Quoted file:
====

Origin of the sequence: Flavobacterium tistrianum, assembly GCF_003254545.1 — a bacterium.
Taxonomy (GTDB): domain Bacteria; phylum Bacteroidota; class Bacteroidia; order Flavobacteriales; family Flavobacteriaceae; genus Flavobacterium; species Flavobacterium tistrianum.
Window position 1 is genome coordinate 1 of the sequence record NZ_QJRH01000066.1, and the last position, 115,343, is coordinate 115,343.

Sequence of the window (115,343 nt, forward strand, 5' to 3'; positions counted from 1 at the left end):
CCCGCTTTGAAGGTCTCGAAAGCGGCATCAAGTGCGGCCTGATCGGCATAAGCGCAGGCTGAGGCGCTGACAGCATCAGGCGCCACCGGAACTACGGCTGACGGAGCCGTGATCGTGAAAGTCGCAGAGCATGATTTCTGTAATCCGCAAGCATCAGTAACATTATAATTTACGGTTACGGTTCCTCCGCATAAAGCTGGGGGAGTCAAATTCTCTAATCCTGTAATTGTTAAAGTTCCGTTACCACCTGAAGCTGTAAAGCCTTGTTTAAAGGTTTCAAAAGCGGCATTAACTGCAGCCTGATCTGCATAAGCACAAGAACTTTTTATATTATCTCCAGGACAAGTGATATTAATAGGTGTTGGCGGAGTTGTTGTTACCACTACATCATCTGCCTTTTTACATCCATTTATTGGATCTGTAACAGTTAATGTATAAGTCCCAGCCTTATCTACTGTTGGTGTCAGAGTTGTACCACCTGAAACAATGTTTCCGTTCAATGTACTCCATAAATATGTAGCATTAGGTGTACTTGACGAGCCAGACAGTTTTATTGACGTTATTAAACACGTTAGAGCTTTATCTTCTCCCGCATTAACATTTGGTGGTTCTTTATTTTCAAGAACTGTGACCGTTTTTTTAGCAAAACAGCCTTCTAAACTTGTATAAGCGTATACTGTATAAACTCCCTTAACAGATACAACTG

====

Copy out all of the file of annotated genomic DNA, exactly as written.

Origin of the sequence: Flavobacterium tistrianum, assembly GCF_003254545.1 — a bacterium.
Taxonomy (GTDB): domain Bacteria; phylum Bacteroidota; class Bacteroidia; order Flavobacteriales; family Flavobacteriaceae; genus Flavobacterium; species Flavobacterium tistrianum.
Window position 1 is genome coordinate 1 of the sequence record NZ_QJRH01000066.1, and the last position, 115,343, is coordinate 115,343.

Sequence of the window (115,343 nt, forward strand, 5' to 3'; positions counted from 1 at the left end):
CCCGCTTTGAAGGTCTCGAAAGCGGCATCAAGTGCGGCCTGATCGGCATAAGCGCAGGCTGAGGCGCTGACAGCATCAGGCGCCACCGGAACTACGGCTGACGGAGCCGTGATCGTGAAAGTCGCAGAGCATGATTTCTGTAATCCGCAAGCATCAGTAACATTATAATTTACGGTTACGGTTCCTCCGCATAAAGCTGGGGGAGTCAAATTCTCTAATCCTGTAATTGTTAAAGTTCCGTTACCACCTGAAGCTGTAAAGCCTTGTTTAAAGGTTTCAAAAGCGGCATTAACTGCAGCCTGATCTGCATAAGCACAAGAACTTTTTATATTATCTCCAGGACAAGTGATATTAATAGGTGTTGGCGGAGTTGTTGTTACCACTACATCATCTGCCTTTTTACATCCATTTATTGGATCTGTAACAGTTAATGTATAAGTCCCAGCCTTATCTACTGTTGGTGTCAGAGTTGTACCACCTGAAACAATGTTTCCGTTCAATGTACTCCATAAATATGTAGCATTAGGTGTACTTGACGAGCCAGACAGTTTTATTGACGTTATTAAACACGTTAGAGCTTTATCTTCTCCCGCATTAACATTTGGTGGTTCTTTATTTTCAAGAACTGTGACCGTTTTTTTAGCAAAACAGCCTTCTAAACTTGTATAAGCGTATACTGTATAAACTCCCTTAACAGATACAACTG